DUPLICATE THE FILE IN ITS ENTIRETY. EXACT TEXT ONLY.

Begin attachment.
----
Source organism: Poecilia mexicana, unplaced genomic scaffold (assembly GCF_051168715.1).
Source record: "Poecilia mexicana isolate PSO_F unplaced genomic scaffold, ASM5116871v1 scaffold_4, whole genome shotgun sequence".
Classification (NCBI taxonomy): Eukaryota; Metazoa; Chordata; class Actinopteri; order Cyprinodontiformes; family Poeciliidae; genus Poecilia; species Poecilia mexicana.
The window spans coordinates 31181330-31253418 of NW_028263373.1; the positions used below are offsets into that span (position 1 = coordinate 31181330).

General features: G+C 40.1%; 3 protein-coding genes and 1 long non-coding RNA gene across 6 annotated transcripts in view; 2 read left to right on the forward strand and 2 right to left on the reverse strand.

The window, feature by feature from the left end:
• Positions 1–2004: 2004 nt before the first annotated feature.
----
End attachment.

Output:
Source organism: Poecilia mexicana, unplaced genomic scaffold (assembly GCF_051168715.1).
Source record: "Poecilia mexicana isolate PSO_F unplaced genomic scaffold, ASM5116871v1 scaffold_4, whole genome shotgun sequence".
Classification (NCBI taxonomy): Eukaryota; Metazoa; Chordata; class Actinopteri; order Cyprinodontiformes; family Poeciliidae; genus Poecilia; species Poecilia mexicana.
The window spans coordinates 31181330-31253418 of NW_028263373.1; the positions used below are offsets into that span (position 1 = coordinate 31181330).

General features: G+C 40.1%; 3 protein-coding genes and 1 long non-coding RNA gene across 6 annotated transcripts in view; 2 read left to right on the forward strand and 2 right to left on the reverse strand.

The window, feature by feature from the left end:
• Positions 1–2004: 2004 nt before the first annotated feature.